While I know some think bricks are backward looking and pretentious, to me bricks and stone/granite are timeless materials of a human scale that when put up on large urban buildings really add a level of depth to them. On BofA CC, the individual granite pieces really give it a richness and complexity I think that would be lacking if it were just one smeared on or sprayed on material. On Hall House or Ashton, the bricks set the building up to look instantly like it has been there for a while and seem to look better with age.

Furthermore, while there is some environmental grey area with them because of the effort to mine, bake, and transport the materials. There is something to be said for mud and mineral taken from the ground and in nearly inexhaustible supply.

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You left out an option for best that I would have voted for. Glazed Tile. It's been used on urban buildings for centuries and I think you get the best looking human scaled facades on places that use it. It's expensive, labor consuming, and because of that, a lot of thought goes into its use. When, instead, a very low cost easy to mass install substance like EFIS is used, you end up with the gaudy looking places that we see all over Charlotte. Places that will look bad in just a few years and will never develop the long lasting charm of a tiled building.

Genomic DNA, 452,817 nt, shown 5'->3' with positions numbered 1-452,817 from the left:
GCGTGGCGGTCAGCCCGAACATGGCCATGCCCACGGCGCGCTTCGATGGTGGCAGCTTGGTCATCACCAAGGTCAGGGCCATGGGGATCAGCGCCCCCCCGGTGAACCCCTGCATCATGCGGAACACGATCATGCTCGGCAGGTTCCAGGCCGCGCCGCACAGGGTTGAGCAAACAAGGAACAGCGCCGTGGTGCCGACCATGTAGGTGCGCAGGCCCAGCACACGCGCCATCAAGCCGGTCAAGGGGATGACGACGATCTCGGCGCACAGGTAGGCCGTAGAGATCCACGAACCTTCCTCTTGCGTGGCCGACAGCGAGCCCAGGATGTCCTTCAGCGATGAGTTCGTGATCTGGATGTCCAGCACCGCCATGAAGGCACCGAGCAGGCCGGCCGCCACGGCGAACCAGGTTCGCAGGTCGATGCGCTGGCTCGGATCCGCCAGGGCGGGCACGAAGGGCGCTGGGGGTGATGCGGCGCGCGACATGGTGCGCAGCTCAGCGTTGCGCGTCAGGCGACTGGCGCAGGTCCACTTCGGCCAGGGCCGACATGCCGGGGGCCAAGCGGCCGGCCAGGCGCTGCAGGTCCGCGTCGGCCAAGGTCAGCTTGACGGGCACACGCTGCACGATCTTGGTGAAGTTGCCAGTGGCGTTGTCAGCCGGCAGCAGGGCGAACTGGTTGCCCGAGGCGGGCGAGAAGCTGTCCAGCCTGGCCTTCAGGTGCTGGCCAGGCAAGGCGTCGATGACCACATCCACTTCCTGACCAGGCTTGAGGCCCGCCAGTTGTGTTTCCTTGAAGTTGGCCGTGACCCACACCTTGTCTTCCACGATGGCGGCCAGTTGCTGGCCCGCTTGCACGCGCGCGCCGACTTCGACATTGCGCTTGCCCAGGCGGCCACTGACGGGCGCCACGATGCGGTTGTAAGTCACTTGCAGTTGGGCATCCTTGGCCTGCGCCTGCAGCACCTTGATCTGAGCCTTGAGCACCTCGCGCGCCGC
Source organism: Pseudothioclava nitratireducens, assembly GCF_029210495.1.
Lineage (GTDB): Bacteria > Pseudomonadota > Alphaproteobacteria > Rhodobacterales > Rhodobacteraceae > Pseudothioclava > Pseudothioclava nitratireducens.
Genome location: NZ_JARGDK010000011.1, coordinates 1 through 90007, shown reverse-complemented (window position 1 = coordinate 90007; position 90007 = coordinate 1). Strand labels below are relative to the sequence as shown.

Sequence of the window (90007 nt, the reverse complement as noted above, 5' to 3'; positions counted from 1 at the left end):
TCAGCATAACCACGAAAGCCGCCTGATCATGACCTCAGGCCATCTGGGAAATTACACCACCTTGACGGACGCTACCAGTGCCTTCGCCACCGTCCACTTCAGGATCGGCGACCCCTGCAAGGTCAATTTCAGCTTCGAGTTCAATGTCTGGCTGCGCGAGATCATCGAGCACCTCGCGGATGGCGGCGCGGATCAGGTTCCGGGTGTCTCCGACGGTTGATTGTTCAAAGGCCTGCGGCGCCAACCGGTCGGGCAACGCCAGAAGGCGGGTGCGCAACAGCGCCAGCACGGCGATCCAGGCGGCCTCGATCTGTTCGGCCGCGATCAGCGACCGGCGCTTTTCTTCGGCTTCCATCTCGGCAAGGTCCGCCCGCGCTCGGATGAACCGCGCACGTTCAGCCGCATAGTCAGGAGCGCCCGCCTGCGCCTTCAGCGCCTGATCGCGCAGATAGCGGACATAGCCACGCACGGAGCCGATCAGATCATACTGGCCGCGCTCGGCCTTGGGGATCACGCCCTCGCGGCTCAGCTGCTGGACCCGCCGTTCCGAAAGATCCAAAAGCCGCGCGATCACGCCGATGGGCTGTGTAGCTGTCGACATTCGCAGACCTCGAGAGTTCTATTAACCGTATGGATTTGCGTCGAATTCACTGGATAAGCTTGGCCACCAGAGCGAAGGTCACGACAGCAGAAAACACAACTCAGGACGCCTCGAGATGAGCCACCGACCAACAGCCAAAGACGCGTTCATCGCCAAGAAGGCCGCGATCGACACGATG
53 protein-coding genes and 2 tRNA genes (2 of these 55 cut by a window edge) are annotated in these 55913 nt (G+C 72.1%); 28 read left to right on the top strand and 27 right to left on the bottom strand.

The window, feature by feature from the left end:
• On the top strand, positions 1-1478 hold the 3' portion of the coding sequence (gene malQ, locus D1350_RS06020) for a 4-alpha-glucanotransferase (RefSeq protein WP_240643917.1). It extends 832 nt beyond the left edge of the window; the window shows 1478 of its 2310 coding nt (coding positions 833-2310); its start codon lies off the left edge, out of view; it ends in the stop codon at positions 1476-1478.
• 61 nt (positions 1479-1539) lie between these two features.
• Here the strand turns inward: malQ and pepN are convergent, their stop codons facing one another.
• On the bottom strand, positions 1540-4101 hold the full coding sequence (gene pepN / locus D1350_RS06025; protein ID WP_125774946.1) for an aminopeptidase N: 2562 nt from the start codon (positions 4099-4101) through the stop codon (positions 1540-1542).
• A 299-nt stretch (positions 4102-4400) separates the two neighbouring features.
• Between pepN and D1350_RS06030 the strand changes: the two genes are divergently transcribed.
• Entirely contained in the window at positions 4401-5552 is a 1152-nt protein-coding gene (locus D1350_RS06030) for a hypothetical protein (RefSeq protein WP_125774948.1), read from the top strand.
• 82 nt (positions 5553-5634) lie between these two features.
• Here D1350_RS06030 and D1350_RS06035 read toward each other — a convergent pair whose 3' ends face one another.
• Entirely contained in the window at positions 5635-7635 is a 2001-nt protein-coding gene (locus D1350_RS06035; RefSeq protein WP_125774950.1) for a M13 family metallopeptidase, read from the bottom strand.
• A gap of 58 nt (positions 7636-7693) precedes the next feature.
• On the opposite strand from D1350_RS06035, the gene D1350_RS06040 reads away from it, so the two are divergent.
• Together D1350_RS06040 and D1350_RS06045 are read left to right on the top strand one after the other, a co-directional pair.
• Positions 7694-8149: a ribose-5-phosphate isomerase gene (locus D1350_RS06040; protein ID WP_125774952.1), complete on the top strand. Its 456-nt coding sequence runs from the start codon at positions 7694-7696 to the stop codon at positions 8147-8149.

Brick, and fake stone have all been over used too.

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You left out an option for best that I would have voted for. Glazed Tile. It's been used on urban buildings for centuries and I think you get the best looking human scaled facades on places that use it. It's expensive, labor consuming, and because of that, a lot of thought goes into its use. When, instead, a very low cost easy to mass install substance like EFIS is used, you end up with the gaudy looking places that we see all over Charlotte. Places that will look bad in just a few years and will never develop the long lasting charm of a tiled building.